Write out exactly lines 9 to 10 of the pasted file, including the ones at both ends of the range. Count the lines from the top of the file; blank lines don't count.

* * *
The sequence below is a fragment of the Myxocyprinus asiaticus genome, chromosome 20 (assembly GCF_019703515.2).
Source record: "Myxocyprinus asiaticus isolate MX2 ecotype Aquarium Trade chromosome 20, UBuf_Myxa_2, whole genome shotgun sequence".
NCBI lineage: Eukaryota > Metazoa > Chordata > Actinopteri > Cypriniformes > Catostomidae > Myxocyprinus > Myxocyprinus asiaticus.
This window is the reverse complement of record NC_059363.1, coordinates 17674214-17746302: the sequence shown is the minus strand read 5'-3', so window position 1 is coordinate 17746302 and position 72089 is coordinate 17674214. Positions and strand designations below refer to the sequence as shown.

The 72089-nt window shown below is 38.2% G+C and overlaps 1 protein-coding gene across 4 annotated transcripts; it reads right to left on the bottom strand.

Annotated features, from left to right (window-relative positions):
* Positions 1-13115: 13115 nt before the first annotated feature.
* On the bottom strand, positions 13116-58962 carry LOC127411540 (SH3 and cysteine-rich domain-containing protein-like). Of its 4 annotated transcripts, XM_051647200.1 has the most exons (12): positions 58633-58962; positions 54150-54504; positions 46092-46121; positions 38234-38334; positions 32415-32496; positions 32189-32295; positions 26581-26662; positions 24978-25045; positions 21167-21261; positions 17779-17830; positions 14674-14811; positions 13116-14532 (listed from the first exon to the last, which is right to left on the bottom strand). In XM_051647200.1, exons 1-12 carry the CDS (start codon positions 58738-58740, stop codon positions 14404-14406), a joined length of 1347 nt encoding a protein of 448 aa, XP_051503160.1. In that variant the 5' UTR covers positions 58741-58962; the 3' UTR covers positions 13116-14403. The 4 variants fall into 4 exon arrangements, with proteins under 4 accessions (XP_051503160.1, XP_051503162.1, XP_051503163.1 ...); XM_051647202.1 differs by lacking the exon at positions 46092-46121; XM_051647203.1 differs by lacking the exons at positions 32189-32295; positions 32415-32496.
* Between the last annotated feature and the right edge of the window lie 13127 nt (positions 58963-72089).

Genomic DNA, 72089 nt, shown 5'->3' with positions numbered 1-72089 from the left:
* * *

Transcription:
* Between the last annotated feature and the right edge of the window lie 13127 nt (positions 58963-72089).

Genomic DNA, 72089 nt, shown 5'->3' with positions numbered 1-72089 from the left: